Eating slowly may help prevent obesity, say researchers

Eating slowly may help prevent obesity, say researchers

Eating more slowly, along with not eating within 2 hours of going to sleep, and cutting out after dinner snacks, could help with weight loss, researchers say.

In addition, slow eaters tended to be healthier and to have a healthier lifestyle than those who ate quickly or at a normal speed.

And although absolute reductions in waist circumference-an indicator of a potentially harmful midriff bulge-were small, they were greater among the slow and normal speed eaters.

Further, switching from a fast to a slow eating pace could help decrease BMI, according to the researchers.

'It takes fast eaters longer to feel full simply because they don't allow time for the gut hormones to tell the brain to stop eating.

The body's metabolism slows down towards the end of the day, so eating too late means calories are not burned off. They looked at Japanese men and women with type 2 diabetes and asked them to rate their own eating speed as fast, normal or slow.

Research involving almost 60,000 Japanese showed a link between eating slower or faster and losing or gaining weight.

The researchers, who published their findings in the journal BMJ Open, said they set out to analyze "the effects of changes in lifestyle habits on changes in obesity".

Dr. Haruhisa Fukuda, of Kyushu University Graduate School of Medical Sciences, Fukuoka, Japan, said: "Changes in eating habits can affect obesity, BMI, and waist circumference."Interventions aimed at reducing eating speed may be effective in preventing obesity and lowering the associated health risks".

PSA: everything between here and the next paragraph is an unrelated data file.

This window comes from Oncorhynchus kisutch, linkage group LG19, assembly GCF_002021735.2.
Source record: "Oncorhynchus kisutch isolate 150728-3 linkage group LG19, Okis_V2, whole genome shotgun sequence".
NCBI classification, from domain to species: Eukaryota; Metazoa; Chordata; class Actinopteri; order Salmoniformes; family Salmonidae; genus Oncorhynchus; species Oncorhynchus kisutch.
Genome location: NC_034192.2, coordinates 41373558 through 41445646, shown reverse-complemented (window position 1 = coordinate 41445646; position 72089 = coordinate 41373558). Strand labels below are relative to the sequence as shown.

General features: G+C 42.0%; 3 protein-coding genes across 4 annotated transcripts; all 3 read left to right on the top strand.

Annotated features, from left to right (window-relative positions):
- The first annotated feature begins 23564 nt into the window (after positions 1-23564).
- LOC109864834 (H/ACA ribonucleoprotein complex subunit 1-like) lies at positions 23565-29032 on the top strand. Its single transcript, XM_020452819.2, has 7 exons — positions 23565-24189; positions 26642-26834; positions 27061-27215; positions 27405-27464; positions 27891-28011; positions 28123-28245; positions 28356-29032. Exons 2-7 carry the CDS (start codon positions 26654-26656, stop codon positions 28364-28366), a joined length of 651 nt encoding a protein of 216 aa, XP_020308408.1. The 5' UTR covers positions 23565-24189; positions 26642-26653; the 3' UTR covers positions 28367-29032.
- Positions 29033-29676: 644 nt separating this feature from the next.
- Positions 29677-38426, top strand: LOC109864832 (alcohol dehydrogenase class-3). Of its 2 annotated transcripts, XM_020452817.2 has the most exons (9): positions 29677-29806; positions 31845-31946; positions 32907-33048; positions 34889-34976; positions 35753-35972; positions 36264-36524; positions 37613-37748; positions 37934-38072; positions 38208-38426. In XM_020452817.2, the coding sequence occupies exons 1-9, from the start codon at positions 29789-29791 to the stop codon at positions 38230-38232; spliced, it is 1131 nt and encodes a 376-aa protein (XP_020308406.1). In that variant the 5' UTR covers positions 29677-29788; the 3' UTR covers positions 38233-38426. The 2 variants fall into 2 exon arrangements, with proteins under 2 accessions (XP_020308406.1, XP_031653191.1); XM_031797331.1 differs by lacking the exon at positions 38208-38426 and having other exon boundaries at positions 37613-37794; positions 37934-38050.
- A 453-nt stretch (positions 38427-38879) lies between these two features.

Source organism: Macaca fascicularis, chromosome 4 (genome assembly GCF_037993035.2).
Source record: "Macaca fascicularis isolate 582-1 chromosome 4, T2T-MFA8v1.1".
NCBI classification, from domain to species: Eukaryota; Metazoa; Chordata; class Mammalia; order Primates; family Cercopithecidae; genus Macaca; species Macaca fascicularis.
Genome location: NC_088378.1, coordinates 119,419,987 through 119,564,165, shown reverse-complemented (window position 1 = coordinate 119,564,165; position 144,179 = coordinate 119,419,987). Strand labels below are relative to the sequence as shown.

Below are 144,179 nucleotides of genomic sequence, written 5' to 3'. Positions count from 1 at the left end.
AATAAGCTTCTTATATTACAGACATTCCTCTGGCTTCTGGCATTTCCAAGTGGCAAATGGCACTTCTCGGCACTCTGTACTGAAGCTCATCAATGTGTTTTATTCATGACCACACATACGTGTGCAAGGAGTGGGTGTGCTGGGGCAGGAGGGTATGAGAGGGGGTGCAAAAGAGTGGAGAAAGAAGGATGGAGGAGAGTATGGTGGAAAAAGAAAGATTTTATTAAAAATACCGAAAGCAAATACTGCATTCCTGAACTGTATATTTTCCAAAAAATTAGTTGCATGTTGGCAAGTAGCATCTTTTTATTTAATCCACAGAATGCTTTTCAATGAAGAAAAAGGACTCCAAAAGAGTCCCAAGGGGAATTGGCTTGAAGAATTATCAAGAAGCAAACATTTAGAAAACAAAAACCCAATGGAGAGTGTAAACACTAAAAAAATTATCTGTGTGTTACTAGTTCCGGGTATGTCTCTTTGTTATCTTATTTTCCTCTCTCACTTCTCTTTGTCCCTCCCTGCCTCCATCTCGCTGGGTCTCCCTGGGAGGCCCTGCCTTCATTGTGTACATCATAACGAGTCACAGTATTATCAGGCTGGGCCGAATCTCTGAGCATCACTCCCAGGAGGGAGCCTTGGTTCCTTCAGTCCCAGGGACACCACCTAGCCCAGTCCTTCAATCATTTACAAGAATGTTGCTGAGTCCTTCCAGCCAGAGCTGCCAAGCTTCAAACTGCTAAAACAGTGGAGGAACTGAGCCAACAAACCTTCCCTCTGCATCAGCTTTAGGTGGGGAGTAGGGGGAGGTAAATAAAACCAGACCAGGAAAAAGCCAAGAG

Commenting on the research, Simon Cork of Imperial College London said it "confirms what we already believe, that eating slowly is associated with less weight gain than eating quickly".

Snacking after dinner and eating within two hours of going to sleep also were linked to changes in weight. People who ate slowly were 42% less likely to be obese. Surprisingly, eating breakfast did not appear to make much of a difference for weight gain.

Eating slowly, eating breakfast, and not eating midnight snacks are not the only things that people need to do to lose weight though. The researchers wanted to see if eating speed and some other eating behaviours, such as snacking after dinner, affected obesity. But skipping breakfast wasn't.

Previous research has linked eating quickly to impaired glucose tolerance and insulin resistance. "In America, speed eating takes the lead".

The study included mostly working-age people who were motivated to attend health checks, so we don't know if the results would apply to older or less health-conscious people.

If you tend to be a fast eater, Crowley suggests trying to practice mindful eating, in which you consciously pay attention to each bite of food you put into your mouth and notice your thoughts, feelings, and sensations.

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